Nobel Prize-winning economist Paul Krugman believes that a Mitt Romney presidency would send the United States into a “double-dip recession” and further burden the already penny-pinching middle-class.

Speaking with HuffPost Live on Wednesday, Krugman was asked what the worst case scenario is if the GOP presidential nominee should become president. Highlighting that “there’s so many,” Krugman focused on the Republican hopeful’s policy and the deficit.

“I think there is a real chance that he will manage to pursue a policy in the first couple of years that simultaneously blows up the deficit and depresses the economy,” Krugman said. “Tax cuts for the rich, who won’t spend them, and slash spending for the poor and the middle-class, who will be forced to cut back. And so we end up managing to have simultaneous deficit explosion and double-dip recession, which will you know, that will not be happy times.”

Krugman, who won the Nobel in 2008 for work on the New Trade Theory and New Economic Geography, said the Republican policies could result in an American economy that resembles that of Greece.

“There’s almost no bottom on what could happen – depression,” he said. “Look at Greece. Look at what’s happening. Actually it’s the Republican policies that are much more likely to make us end up like Greece.”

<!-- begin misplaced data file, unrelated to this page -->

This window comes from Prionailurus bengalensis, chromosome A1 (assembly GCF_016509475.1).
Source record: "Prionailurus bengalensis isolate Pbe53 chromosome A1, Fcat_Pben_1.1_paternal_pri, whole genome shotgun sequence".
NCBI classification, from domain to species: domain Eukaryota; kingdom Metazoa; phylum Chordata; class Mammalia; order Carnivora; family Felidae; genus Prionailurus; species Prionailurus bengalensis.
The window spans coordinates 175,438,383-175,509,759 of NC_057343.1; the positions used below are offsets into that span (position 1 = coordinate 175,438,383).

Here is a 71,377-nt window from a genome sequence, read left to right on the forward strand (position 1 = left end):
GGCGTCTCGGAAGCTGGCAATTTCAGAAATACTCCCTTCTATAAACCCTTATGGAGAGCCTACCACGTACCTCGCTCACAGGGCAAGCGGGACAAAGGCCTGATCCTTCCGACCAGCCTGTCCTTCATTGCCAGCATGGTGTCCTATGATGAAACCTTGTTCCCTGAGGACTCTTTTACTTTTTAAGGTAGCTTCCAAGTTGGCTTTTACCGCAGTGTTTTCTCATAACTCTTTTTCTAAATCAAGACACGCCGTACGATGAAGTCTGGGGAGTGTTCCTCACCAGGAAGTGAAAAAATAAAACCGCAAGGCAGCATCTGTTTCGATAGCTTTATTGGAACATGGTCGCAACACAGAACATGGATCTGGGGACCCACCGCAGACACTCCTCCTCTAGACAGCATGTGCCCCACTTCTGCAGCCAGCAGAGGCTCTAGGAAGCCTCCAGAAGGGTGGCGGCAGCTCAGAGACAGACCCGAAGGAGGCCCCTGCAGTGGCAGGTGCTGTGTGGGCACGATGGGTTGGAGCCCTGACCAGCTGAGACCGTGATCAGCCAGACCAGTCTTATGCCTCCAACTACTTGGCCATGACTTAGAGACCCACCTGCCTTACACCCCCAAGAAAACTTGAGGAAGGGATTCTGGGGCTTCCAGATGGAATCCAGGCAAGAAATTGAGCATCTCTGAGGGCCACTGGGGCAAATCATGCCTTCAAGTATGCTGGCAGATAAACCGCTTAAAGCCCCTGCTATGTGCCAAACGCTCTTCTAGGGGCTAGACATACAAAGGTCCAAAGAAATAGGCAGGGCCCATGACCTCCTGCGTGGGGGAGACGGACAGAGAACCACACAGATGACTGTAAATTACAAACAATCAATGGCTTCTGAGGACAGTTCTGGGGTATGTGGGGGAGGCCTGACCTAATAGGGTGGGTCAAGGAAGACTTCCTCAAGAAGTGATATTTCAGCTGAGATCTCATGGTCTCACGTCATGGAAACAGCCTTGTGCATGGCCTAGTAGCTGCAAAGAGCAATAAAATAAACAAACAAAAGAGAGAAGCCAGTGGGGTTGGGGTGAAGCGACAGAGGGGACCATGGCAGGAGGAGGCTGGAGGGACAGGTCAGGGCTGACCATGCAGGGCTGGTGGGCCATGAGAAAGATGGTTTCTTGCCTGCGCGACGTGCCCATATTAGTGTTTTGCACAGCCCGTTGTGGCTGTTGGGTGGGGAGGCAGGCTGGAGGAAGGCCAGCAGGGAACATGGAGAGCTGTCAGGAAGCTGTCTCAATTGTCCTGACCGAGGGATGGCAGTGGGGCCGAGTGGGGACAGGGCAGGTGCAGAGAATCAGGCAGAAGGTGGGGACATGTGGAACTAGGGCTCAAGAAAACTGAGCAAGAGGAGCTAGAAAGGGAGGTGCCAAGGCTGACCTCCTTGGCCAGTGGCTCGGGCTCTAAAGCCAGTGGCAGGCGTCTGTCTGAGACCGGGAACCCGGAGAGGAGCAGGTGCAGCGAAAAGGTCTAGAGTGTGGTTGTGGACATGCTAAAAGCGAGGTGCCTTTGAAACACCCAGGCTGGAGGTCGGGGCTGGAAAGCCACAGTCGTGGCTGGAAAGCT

In July, Greece’s unemployment record was a record 25 percent, according to the BBC. The unemployment level among its young people was approximately 54 percent. The international community is keeping Greece’s economy afloat with bailouts, but it’s likely the country will enter another year of recession.

Romney has proposed a controversial tax plan to cut the U.S. deficit and balance the budget. However, his Democratic critics have argued that the Romney plan favors the wealthy and will have to affect the middle class for it to work.

Several experts have said that for the Republican’s plan to work, there has to be some give and take, and if there’s none of that, then Romney’s plan doesn’t add up.

Watch the interview below: